My adoption of minimalism is going really well. My bookcase went from 3 rows packed with books I’ll probably never read again, to only containing about 15 books. Most of my cassette collection is boxed up to either be stored in the attic, or gotten rid of completely, and a few of them need to be digitized first. By going through my clothes, I emptied two shelves full of clothes and and moved everything into my hamper. Every time I go through one of these processes and start to declutter and get rid of things, it feels liberating and free. My first batch of donations went out today- a gigantic box of books and some t-shirts. I have more clothes to go down to my younger cousins as hand-me-downs, and still have to go make a large CD sale to Princeton Record Exchange.
But while I was going through my cassettes, I stumbled upon a few gems that I had recorded myself, and there’s one in particular that I wanted to talk about in this post.
One of the tapes had some improvised synthesizer music recorded on it- and I started listening to it. Using various clues (the people’s voices who interrupt the tape every once in a while, the fact that the synthesizer I was using isn’t at church any more), I was able to date the tape to around 2004 or 2005, meaning I would’ve been finishing 5th grade.
Listening to it, I was kind of surprised at the quality of music I was freely improvising. It sounded pretty good, actually. Yes, I clearly made mistakes and non-deliberate choices throughout the tape, and no, my piano technique wasn’t flawless and there are one or two times on the tape where I had to abandon an idea because I realized I couldn’t pull it off. But there’s also some really nice pieces I built- some are more free/out-there, some are more sound sculptures, and some are very straight forward melodic/harmonic pieces almost like a movie score.
So, just for kicks, I decided to digitize the tape and release it for free. In total, there’s 35 improvisations included on the album. They’re largely unedited- except for taking out a 2 minute interruption mid-side A, all of the mistakes, abandoned ideas, and minor interruptions are intact. The result is that any given improvisation could be only 20 seconds long, or 4:03.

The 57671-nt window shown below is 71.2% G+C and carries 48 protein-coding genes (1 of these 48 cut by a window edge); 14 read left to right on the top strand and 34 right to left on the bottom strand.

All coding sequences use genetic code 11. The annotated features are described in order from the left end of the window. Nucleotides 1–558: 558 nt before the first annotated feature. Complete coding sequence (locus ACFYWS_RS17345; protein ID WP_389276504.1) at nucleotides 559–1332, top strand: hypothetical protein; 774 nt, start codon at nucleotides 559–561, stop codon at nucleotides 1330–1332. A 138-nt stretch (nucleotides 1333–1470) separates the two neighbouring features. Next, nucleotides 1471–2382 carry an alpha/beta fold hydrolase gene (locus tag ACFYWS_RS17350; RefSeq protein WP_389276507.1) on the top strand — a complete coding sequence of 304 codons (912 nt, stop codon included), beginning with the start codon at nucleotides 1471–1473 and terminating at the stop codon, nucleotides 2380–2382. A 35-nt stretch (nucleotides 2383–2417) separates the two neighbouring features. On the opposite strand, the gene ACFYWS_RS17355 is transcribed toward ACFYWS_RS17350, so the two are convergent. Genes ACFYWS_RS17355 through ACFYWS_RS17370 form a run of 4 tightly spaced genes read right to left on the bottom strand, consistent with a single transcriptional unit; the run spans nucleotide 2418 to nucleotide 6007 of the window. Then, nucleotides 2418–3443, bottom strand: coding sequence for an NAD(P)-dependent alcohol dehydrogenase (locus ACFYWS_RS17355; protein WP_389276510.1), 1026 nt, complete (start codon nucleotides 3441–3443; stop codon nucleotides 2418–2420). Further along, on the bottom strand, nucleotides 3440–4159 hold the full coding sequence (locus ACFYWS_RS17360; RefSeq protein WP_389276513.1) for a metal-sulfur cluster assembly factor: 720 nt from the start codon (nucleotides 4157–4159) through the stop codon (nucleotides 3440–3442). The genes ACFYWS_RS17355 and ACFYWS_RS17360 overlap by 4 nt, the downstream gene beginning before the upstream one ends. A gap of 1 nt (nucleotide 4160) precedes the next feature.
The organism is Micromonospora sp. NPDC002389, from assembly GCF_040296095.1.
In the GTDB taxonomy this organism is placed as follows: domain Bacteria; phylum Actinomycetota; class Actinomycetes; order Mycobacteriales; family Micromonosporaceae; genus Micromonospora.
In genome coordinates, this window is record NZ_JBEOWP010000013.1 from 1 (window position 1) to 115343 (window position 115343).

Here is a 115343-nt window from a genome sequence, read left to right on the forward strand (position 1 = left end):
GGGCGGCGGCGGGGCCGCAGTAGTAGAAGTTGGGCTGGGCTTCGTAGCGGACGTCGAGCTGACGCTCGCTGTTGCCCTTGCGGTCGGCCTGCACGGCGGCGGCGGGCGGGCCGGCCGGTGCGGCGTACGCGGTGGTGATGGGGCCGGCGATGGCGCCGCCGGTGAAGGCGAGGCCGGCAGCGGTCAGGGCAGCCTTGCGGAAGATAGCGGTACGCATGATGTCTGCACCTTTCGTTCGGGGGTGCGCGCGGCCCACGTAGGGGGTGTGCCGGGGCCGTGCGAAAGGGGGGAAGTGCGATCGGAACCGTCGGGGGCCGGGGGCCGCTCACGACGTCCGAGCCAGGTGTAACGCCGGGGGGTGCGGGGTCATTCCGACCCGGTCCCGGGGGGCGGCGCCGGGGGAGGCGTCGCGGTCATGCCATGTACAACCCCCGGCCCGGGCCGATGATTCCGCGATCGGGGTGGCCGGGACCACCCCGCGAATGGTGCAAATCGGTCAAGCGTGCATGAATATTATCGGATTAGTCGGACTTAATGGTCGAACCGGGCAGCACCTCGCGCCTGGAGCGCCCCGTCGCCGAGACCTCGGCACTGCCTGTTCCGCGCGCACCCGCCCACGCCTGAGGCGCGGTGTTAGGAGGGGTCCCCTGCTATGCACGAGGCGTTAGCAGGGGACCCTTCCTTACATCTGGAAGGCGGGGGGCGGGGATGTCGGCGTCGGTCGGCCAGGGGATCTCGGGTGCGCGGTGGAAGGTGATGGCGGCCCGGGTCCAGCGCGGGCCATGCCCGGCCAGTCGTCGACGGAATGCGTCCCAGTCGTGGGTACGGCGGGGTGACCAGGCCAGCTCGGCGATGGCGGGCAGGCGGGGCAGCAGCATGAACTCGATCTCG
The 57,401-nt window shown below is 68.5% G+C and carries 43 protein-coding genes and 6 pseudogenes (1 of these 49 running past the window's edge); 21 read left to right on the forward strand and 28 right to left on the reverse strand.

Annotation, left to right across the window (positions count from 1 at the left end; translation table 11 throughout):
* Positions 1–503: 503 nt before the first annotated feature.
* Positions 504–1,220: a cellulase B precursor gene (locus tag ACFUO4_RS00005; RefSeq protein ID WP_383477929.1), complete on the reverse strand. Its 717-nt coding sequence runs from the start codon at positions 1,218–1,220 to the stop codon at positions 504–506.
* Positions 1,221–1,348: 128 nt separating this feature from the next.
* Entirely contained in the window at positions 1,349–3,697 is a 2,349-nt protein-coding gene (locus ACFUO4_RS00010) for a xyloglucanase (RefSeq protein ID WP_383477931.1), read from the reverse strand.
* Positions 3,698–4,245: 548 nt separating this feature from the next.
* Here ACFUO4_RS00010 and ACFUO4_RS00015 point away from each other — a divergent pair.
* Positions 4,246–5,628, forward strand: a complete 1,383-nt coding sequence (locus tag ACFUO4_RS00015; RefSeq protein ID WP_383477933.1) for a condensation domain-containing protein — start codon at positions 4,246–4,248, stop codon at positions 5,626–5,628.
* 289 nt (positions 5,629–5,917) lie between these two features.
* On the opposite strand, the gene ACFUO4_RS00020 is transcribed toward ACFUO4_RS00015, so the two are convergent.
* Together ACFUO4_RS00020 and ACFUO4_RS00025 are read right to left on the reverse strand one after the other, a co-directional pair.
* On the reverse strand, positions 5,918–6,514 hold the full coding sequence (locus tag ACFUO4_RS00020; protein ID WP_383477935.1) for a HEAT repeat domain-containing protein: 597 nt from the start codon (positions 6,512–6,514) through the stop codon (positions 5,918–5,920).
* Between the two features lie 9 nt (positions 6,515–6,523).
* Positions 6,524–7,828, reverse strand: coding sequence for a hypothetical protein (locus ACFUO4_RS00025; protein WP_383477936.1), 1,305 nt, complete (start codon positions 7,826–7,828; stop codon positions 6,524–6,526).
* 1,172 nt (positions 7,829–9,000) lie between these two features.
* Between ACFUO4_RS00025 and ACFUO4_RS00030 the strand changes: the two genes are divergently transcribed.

A few words on the digitizing process and amateur sound restoration/mastering: Physical equipment-wise, the process was pretty bad. The tape was recorded from the headphone jack of a Fisher-Price toy cassette recorder/voice changer. Literally. That is, however, better than my “My First Sony” walkman which is subject to all sorts of pitch warping. Everything was recorded and mastered at 24bit 44.1khz. The signal chain went something like Toy tape player -> Sony Acid -> noise reduction -> FL Studio -> Minor additional reverb -> Mastering (frequency/level fixes, buss compression, EQ, multiband compressor, stereo separation, Maximus, limiter). Overall, I definitely don’t have fine-tuned ears for mixing and mastering yet, and I don’t know the tool kit that well, but this was the best I could do for a DIY release.
Below is an embed of the Bandcamp release. Feel free to go there and download it for free (or pay, if you’d like.) For reference, my personal favorite/recommended improvisations are: 1, 8, 9, 11, 16.2, 25, 29, 33, and 34.
Update: After some consideration, I’ve decided to move “35 Improvisations for Synthesizer” to be hosted on my MediaFire account. The download link for a .zip of all 36 mp3 (320) files is here. If you’d like to pay for the album, feel free to donate via PayPal (coming soon). Otherwise, enjoy the free music.